overlook things, and easier for the developers to find the pieces of
information they're really interested in. If some information is not
relevant to your bug, feel free to exclude it.
First run the ver_linux script included as scripts/ver_linux, which
reports the version of some important subsystems. Run this script with
the command "sh scripts/ver_linux".
Use that information to fill in all fields of the bug report form, and
post it to the mailing list with a subject of "PROBLEM: <one line
summary from [1.]>" for easy identification by the developers.
[1.] One line summary of the problem:
[2.] Full description of the problem/report:
[3.] Keywords (i.e., modules, networking, kernel):
[4.] Kernel information
[4.1.] Kernel version (from /proc/version):
[4.2.] Kernel .config file:
[5.] Most recent kernel version which did not have the bug:
[6.] Output of Oops.. message (if applicable) with symbolic information
resolved (see Documentation/oops-tracing.txt)
[7.] A small shell script or example program which triggers the
problem (if possible)
[8.] Environment
[8.1.] Software (add the output of the ver_linux script here)
[8.2.] Processor information (from /proc/cpuinfo):
[8.3.] Module information (from /proc/modules):
[8.4.] Loaded driver and hardware information (/proc/ioports, /proc/iomem)
[8.5.] PCI information ('lspci -vvv' as root)
[8.6.] SCSI information (from /proc/scsi/scsi)
[8.7.] Other information that might be relevant to the problem
(please look in /proc and include all information that you
think to be relevant):
[X.] Other notes, patches, fixes, workarounds:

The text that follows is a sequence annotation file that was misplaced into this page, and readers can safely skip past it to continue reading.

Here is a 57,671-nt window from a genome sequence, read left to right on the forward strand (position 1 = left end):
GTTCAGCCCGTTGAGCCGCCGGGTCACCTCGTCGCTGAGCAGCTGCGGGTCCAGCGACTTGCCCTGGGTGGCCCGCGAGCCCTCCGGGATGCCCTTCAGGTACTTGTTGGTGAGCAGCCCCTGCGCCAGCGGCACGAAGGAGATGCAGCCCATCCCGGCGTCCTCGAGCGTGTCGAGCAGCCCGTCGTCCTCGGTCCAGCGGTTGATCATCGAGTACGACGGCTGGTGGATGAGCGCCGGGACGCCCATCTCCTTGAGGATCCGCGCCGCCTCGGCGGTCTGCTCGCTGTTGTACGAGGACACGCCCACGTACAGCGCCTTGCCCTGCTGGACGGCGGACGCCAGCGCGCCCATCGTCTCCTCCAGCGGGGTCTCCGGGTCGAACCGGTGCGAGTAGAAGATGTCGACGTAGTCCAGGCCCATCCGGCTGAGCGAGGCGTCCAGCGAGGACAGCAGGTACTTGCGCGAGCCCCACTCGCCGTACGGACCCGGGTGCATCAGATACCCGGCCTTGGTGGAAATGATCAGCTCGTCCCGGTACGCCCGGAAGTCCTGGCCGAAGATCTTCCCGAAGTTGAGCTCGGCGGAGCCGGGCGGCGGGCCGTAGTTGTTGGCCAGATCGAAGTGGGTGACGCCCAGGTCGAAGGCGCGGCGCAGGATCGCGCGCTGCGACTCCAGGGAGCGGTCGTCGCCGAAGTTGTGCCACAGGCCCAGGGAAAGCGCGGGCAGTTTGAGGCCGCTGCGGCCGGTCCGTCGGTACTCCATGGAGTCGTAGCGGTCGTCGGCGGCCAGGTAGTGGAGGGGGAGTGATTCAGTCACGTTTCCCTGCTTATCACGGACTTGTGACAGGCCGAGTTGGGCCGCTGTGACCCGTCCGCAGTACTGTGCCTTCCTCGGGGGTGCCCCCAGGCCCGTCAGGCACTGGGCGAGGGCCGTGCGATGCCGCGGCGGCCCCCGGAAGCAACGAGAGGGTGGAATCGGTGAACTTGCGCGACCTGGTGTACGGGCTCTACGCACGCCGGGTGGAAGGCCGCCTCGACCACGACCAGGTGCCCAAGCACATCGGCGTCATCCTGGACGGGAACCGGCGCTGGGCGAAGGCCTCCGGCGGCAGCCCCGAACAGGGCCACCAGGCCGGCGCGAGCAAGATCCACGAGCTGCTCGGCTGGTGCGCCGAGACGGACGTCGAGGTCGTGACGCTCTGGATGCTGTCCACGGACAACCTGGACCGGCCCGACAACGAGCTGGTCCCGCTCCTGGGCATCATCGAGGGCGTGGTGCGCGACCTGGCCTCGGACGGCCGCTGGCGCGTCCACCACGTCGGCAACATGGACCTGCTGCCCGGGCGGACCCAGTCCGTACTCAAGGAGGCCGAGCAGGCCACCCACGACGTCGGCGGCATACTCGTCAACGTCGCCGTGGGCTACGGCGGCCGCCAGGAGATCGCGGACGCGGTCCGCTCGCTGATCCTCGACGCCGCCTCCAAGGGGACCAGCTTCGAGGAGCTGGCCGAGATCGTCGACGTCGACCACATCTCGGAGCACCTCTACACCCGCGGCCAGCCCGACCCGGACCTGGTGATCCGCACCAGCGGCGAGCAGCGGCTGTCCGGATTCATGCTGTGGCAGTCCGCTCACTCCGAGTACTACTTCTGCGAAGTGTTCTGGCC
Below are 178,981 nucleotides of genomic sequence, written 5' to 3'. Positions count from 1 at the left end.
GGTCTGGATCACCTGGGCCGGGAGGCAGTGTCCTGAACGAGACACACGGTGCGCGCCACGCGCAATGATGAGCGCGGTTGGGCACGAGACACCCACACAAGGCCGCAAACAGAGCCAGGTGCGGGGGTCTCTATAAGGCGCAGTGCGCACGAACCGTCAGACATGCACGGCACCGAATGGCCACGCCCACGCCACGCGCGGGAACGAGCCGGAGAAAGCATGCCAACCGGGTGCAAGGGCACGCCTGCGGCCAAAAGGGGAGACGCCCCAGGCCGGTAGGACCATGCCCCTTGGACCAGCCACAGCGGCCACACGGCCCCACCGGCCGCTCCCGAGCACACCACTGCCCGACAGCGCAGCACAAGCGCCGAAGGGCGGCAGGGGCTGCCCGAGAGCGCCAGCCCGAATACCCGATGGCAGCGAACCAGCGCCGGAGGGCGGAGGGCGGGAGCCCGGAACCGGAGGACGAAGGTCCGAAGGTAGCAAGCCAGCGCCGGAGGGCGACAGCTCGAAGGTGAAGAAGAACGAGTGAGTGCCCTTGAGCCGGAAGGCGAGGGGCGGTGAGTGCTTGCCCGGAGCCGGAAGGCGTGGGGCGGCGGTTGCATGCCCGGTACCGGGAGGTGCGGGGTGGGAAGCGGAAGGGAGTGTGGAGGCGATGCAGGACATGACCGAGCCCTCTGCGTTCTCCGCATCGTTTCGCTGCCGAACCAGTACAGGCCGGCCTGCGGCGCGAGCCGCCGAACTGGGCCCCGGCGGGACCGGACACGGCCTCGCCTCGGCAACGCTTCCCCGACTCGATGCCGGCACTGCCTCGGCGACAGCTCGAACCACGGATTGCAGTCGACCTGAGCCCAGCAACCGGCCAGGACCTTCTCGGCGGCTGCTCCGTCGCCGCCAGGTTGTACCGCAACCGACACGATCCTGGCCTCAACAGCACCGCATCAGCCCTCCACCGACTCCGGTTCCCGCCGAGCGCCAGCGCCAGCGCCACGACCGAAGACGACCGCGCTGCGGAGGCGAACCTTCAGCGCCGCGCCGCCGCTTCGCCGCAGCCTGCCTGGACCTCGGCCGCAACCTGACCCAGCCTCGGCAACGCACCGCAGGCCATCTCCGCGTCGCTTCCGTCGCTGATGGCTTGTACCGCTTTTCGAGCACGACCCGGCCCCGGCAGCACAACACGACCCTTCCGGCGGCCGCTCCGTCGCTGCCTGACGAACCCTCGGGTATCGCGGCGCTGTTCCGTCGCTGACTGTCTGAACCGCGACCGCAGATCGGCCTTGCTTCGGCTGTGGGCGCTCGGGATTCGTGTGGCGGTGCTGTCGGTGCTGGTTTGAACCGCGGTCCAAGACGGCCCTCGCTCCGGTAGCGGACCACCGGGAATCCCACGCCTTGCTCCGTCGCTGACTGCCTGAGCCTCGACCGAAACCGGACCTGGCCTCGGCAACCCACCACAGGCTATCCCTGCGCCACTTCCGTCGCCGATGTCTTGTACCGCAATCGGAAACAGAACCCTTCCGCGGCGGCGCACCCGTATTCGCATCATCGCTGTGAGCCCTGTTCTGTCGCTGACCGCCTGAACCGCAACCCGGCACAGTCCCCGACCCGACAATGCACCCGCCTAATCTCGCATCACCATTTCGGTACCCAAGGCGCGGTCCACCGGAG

Follow up
Expectations for bug reporters
Linux kernel maintainers expect bug reporters to be able to follow up on
bug reports. That may include running new tests, applying patches,
recompiling your kernel, and/or re-triggering your bug. The most
frustrating thing for maintainers is for someone to report a bug, and then
never follow up on a request to try out a fix.
That said, it's still useful for a kernel maintainer to know a bug exists
on a supported kernel, even if you can't follow up with retests. Follow
up reports, such as replying to the email thread with "I tried the latest
kernel and I can't reproduce my bug anymore" are also helpful, because
maintainers have to assume silence means things are still broken.
Expectations for kernel maintainers
Linux kernel maintainers are busy, overworked human beings. Some times
they may not be able to address your bug in a day, a week, or two weeks.
If they don't answer your email, they may be on vacation, or at a Linux
conference. Check the conference schedule at for more info:
In general, kernel maintainers take 1 to 5 business days to respond to
bugs. The majority of kernel maintainers are employed to work on the
kernel, and they may not work on the weekends. Maintainers are scattered
around the world, and they may not work in your time zone. Unless you
have a high priority bug, please wait at least a week after the first bug
report before sending the maintainer a reminder email.
The exceptions to this rule are regressions, kernel crashes, security holes,
or userspace breakage caused by new kernel behavior. Those bugs should be
addressed by the maintainers ASAP. If you suspect a maintainer is not
responding to these types of bugs in a timely manner (especially during a
merge window), escalate the bug to LKML and Linus Torvalds.
Thank you!
[Some of this is taken from Frohwalt Egerer's original linux-kernel FAQ]